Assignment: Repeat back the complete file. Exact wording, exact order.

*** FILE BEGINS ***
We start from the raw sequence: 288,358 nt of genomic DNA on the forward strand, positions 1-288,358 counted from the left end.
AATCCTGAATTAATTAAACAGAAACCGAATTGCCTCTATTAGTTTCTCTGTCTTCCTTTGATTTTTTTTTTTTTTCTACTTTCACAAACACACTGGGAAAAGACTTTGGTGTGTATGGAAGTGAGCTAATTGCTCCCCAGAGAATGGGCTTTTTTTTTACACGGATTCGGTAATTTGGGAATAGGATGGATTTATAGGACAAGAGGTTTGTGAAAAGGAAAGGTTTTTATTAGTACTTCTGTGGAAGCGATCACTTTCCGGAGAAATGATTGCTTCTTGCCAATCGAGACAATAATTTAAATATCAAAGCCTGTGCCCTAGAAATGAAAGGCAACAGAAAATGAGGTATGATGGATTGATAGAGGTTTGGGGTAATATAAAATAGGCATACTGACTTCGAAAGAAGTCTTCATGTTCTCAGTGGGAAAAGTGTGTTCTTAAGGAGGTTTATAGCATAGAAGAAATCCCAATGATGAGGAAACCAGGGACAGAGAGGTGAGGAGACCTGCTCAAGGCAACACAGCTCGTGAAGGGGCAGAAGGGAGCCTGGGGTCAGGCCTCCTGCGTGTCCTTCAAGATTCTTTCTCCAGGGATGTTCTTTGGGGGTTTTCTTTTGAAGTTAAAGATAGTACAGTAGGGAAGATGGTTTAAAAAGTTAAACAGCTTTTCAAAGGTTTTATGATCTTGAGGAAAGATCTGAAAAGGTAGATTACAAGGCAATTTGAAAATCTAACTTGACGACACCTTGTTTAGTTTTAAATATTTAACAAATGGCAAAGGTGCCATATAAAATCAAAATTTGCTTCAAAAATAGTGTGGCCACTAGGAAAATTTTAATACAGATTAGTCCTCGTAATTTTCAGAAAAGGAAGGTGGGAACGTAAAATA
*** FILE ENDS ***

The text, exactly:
We start from the raw sequence: 288,358 nt of genomic DNA on the forward strand, positions 1-288,358 counted from the left end.
AATCCTGAATTAATTAAACAGAAACCGAATTGCCTCTATTAGTTTCTCTGTCTTCCTTTGATTTTTTTTTTTTTTCTACTTTCACAAACACACTGGGAAAAGACTTTGGTGTGTATGGAAGTGAGCTAATTGCTCCCCAGAGAATGGGCTTTTTTTTTACACGGATTCGGTAATTTGGGAATAGGATGGATTTATAGGACAAGAGGTTTGTGAAAAGGAAAGGTTTTTATTAGTACTTCTGTGGAAGCGATCACTTTCCGGAGAAATGATTGCTTCTTGCCAATCGAGACAATAATTTAAATATCAAAGCCTGTGCCCTAGAAATGAAAGGCAACAGAAAATGAGGTATGATGGATTGATAGAGGTTTGGGGTAATATAAAATAGGCATACTGACTTCGAAAGAAGTCTTCATGTTCTCAGTGGGAAAAGTGTGTTCTTAAGGAGGTTTATAGCATAGAAGAAATCCCAATGATGAGGAAACCAGGGACAGAGAGGTGAGGAGACCTGCTCAAGGCAACACAGCTCGTGAAGGGGCAGAAGGGAGCCTGGGGTCAGGCCTCCTGCGTGTCCTTCAAGATTCTTTCTCCAGGGATGTTCTTTGGGGGTTTTCTTTTGAAGTTAAAGATAGTACAGTAGGGAAGATGGTTTAAAAAGTTAAACAGCTTTTCAAAGGTTTTATGATCTTGAGGAAAGATCTGAAAAGGTAGATTACAAGGCAATTTGAAAATCTAACTTGACGACACCTTGTTTAGTTTTAAATATTTAACAAATGGCAAAGGTGCCATATAAAATCAAAATTTGCTTCAAAAATAGTGTGGCCACTAGGAAAATTTTAATACAGATTAGTCCTCGTAATTTTCAGAAAAGGAAGGTGGGAACGTAAAATA